Gaddafi, Britain and US: A secret, special and very cosy relationship
"Classified files lay bare the ties between the nations"
Sunday, 4 September 2011
Britain helped to capture one of the leading opponents of the Gaddafi regime before he was sent back to be tortured in Libya, according to a secret document discovered by The Independent on Sunday in the offices of Moussa Koussa, then Muammar Gaddafi's spymaster. London's involvement in the rendition of Abdel-Hakim Belhaj, currently the military commander of rebel forces in Tripoli, is revealed in the letter from an MI6 officer. In it, he reminds Mr Koussa that it was British intelligence which led to the capture of Mr Belhaj, then leader of the Libyan Islamic Fighting Group, before he was sent to Libya in the rendition process by the Americans......."
Libya: All About Oil, or All About Central Banking?
By Ellen Brown
"Several writers have noted the odd fact that the Libyan rebels took time out from their rebellion in March to create their own central bank -- this before they even had a government. Robert Wenzel wrote in the Economic Policy Journal:
I have never before heard of a central bank being created in just a matter of weeks out of a popular uprising. This suggests we have a bit more than a rag tag bunch of rebels running around and that there are some pretty sophisticated influences.
In a statement released last week, the rebels reported on the results of a meeting held on March 19. Among other things, the supposed rag-tag revolutionaries announced the "[d]esignation of the Central Bank of Benghazi as a monetary authority competent in monetary policies in Libya and appointment of a Governor to the Central Bank of Libya, with a temporary headquarters in Benghazi."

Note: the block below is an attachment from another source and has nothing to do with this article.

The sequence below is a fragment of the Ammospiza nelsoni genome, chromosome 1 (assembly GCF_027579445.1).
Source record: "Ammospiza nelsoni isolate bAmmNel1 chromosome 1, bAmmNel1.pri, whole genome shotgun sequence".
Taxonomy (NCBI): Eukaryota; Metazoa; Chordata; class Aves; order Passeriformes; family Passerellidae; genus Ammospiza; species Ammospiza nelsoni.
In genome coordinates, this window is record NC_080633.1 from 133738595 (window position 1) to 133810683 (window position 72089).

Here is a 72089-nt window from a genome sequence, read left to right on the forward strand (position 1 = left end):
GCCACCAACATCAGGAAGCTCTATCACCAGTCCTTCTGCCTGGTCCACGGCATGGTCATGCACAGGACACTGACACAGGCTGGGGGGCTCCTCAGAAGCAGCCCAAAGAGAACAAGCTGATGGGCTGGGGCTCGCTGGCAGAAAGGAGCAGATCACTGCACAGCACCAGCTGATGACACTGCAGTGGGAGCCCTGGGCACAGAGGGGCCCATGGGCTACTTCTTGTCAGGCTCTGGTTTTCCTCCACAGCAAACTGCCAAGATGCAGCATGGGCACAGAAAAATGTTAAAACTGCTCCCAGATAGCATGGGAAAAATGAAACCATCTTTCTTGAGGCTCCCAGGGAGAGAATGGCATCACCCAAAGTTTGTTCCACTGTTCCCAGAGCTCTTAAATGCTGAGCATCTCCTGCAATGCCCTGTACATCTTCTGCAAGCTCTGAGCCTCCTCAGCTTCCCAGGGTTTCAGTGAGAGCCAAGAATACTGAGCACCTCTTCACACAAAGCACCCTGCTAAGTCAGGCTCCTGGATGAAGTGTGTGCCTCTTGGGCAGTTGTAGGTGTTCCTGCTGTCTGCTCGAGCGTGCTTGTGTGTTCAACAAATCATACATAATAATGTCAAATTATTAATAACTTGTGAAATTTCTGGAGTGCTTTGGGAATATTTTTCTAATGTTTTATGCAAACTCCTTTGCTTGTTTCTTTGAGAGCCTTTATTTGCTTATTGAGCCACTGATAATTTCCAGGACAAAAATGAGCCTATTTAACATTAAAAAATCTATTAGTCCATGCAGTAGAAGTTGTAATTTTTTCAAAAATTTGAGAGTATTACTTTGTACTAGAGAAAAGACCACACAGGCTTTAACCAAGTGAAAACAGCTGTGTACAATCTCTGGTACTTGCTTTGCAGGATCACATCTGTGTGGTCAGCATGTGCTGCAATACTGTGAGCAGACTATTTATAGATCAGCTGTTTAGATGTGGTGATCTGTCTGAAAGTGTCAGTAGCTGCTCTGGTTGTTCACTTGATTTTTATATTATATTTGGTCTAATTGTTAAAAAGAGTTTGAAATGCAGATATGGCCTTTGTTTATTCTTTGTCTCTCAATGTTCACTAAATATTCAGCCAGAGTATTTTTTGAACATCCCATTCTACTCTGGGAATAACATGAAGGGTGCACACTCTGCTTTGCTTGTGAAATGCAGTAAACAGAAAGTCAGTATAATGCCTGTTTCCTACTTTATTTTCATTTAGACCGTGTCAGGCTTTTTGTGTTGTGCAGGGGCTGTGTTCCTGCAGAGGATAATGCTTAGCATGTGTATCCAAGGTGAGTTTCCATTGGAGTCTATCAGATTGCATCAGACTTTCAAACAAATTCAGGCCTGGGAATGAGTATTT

Newman quoted CNBC senior editor John Carney, who asked, "Is this the first time a revolutionary group has created a central bank while it is still in the midst of fighting the entrenched political power? It certainly seems to indicate how extraordinarily powerful central bankers have become in our era."
"Before NATO and the U.S. started bombing Libya, the United Nations was preparing to bestow an award on Colonel Muammar Gaddafi, and the Libyan Jamahiriya, for its achievements in the area of human rights........
It is noteworthy to read the following couple of sentences from the General Assembly’s report:
.....Several delegations also noted with appreciation the country’s commitment to upholding human rights on the ground.”
In a footnote of that report, there is a list of countries that praised Colonel Gaddafi and the Libyan Jamahiriya (state of the masses), in support of the General Assembly Human Rights Council’s decision to bestow this award upon Colonel Gaddafi.
Denmark, China, Italy, The Netherlands, Mauritania, Slovenia, Nicaragua, The Russian Federation, Spain, Indonesia, Sweden, Norway, Ecuador, Hungary, South Africa, The Phillippines, Maldives, Chile, Singapore, Germany, Australia, Kazakhstan, Latvia, Angola, Nigeria, Congo, Burundi, Zambia, Rwanda, Burkina Faso, Senegal, Cote d’Ivoire, Djibouti, Zimbabwe...."
Every moment I wake up I realize I know nothing, and then I smile...
Last edited by zt379; November 7th, 2011 at 03:00 PM.
"Libya's rebel militants have named a new "prime minister" this week. AP depicts the latest unelected Western proxy, Abdurrahim el-Keib, as a progressive academic who has spent decades in the United States teaching at Alabama University and leading the local Muslim community. Mentioned briefly as a "former employer," however, is the Petroleum Institute, based in Abu Dhabi, UAE and sponsored by British Petroleum (BP), Shell, France's Total, the Japan Oil Development Company, and the Abu Dhabi National Oil Company. El-Keib is listed as a "Professor and Chairman" in his Petroleum Institute profile which also describes extensive research conducted by him sponsored by various US government agencies and departments over the years."